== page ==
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Unemployment and other factors have caused many homeowners to involuntarily default on their mortgages. At the same time, falling home prices, the possibility of being underwater for many years and advice from real estate experts may have encouraged others to simply stop paying, with deleterious consequences in some markets, according to a study released today by the Mortgage Bankers Association (MBA).

The study examines the factors that can lead to mortgage default, the role that influential members of our society play in people’s decision to stop paying their mortgage, and the impact on the broader housing market.

“Recently, the overwhelming media coverage of the current financial crisis has made homeowners aware – or at least alerted them to become aware – of their equity position in their home,” said Michael Seiler, who conducted the study. “While the merits of such a choice can and will continue to be debated, what is indisputable is that the possibility to strategically default has certainly been brought to the attention of current homeowners like never before, with potentially negative consequences for housing markets,” said Seiler.

Key findings from the study include:

Strategic default is a result of a borrower’s unwillingness to pay, even if able.

Ideas are transmitted through the population in ways “similar to those in which diseases are transmitted.”

Real estate experts can influence market dynamics, but not in all cases. Markets are strong or weak due to fundamentals, however, markets in between can be pulled down or lifted up depending upon individual and expert behavior.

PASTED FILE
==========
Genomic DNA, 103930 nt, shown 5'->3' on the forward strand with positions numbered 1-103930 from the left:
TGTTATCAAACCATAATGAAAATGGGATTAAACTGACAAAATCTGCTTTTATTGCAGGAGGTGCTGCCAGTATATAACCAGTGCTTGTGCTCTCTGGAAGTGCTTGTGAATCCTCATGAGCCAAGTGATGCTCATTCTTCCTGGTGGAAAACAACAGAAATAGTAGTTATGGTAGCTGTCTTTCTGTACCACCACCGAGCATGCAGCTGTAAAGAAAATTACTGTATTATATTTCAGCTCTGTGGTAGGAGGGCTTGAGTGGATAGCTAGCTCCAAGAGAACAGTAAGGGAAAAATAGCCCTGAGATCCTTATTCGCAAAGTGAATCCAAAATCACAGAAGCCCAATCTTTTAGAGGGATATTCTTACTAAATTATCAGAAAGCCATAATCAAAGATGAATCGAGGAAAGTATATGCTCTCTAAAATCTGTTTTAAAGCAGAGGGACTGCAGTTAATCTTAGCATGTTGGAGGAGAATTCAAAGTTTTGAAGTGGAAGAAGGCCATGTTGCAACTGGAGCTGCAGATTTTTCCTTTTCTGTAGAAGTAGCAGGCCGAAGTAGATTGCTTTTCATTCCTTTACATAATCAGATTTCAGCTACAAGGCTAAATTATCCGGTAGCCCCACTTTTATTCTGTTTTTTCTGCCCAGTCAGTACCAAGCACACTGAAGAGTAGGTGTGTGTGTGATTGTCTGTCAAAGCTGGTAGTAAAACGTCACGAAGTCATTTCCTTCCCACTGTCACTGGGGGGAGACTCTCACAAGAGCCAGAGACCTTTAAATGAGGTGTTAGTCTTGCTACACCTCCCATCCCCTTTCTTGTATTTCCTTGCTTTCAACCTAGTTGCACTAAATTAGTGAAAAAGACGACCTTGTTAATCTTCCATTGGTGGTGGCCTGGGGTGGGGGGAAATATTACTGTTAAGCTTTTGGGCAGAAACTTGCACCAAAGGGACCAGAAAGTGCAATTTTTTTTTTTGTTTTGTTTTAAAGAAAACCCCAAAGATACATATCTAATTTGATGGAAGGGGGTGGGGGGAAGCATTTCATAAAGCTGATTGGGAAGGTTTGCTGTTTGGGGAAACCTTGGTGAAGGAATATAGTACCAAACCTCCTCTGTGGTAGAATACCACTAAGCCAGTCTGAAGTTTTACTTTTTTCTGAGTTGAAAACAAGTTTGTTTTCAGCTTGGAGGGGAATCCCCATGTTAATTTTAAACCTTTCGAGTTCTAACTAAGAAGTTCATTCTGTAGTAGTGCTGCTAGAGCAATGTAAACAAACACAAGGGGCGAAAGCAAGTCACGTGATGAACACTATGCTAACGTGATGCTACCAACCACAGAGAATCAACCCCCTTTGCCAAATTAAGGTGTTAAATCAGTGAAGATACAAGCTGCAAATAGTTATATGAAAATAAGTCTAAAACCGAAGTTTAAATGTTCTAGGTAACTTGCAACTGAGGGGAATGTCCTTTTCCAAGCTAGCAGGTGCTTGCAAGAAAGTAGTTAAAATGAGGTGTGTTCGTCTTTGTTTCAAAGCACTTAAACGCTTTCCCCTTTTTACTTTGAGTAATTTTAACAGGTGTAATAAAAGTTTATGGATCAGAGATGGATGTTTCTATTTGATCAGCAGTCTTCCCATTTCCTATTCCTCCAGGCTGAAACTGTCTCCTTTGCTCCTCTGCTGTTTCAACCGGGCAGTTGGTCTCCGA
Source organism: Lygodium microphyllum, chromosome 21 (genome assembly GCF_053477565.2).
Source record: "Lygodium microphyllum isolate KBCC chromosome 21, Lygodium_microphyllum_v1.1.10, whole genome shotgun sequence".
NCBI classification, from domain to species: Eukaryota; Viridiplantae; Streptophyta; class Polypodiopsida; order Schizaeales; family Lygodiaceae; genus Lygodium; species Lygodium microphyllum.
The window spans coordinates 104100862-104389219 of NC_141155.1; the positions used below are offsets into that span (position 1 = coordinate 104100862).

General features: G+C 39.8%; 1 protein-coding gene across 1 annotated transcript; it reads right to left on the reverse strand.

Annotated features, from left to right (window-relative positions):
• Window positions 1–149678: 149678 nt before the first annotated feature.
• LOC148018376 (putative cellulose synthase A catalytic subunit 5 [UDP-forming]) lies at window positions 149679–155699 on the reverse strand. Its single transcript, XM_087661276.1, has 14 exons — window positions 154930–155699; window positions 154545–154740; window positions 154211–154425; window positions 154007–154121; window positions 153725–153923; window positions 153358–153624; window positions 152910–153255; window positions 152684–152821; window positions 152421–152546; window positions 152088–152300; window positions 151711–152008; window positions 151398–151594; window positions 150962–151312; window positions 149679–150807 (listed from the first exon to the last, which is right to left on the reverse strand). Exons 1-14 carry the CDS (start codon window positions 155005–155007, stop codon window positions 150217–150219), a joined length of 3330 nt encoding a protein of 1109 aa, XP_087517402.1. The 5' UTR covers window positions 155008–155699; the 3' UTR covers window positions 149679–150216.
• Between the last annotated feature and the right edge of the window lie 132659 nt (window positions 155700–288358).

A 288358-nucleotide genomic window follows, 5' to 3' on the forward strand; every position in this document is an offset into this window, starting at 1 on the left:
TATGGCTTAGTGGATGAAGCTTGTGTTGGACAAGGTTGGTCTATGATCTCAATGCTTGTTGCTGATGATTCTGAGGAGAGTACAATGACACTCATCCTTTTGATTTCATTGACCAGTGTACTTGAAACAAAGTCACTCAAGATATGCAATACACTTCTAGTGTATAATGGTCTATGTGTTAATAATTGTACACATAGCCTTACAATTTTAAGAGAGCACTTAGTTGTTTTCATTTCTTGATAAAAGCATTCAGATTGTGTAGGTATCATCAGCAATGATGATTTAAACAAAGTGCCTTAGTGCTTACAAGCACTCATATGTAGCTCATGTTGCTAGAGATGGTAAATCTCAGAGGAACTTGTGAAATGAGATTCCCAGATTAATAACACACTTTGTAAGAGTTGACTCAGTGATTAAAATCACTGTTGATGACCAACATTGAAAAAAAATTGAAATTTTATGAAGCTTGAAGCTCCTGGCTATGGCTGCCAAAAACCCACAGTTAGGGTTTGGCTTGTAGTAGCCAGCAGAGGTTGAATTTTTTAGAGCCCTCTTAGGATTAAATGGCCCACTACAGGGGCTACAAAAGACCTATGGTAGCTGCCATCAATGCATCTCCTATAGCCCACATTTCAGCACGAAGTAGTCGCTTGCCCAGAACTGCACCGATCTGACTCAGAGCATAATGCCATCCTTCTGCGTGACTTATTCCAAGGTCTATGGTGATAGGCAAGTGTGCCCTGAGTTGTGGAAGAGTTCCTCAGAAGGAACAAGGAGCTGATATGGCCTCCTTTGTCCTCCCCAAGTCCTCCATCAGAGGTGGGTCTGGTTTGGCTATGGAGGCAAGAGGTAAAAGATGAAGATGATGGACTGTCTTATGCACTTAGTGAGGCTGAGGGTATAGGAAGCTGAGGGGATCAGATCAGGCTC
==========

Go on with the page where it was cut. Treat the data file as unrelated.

The study highlights those factors that distinguish an “economic default” (caused by hardship) from “strategic default” (selected as an option by homeowners who may be underwater on their mortgage), and the methods by which an idea such as “strategic default” can be transmitted through a population by contact with individuals and through social networks. Through simulation modeling, the authors demonstrate that because defaults and foreclosures lead to lower home prices, an epidemic of strategic defaults initiated by advice from those who might be considered experts can lead to the collapse of a housing market.

“Housing pundits share their expert opinion with a large audience on a frequent basis through the media. These social networks create the potential for much faster disease spread/cure than in the past. They can greatly impact mortgage markets through their use of behavioral advocacy. In fragile markets, advice by those considered to be experts can result in a flood of strategic defaults causing a contagious downward spiral of home prices and potentially a market collapse,” said Seiler.

“Whether by choice or necessity, as foreclosures increase, they have an increasingly negative impact on the price of the healthy homes around them,” said Selier. “One default does little to negatively impact the price of surrounding homes. However, as more and more mortgages in the neighborhood go into default, the negative impact is felt at an increasing rate. Much the same way as a disease spreads throughout a population, so, too, do decisions to ‘strategically’ default.”

To access a copy of the report, please visit the RIHA website at www.housingamerica.org.

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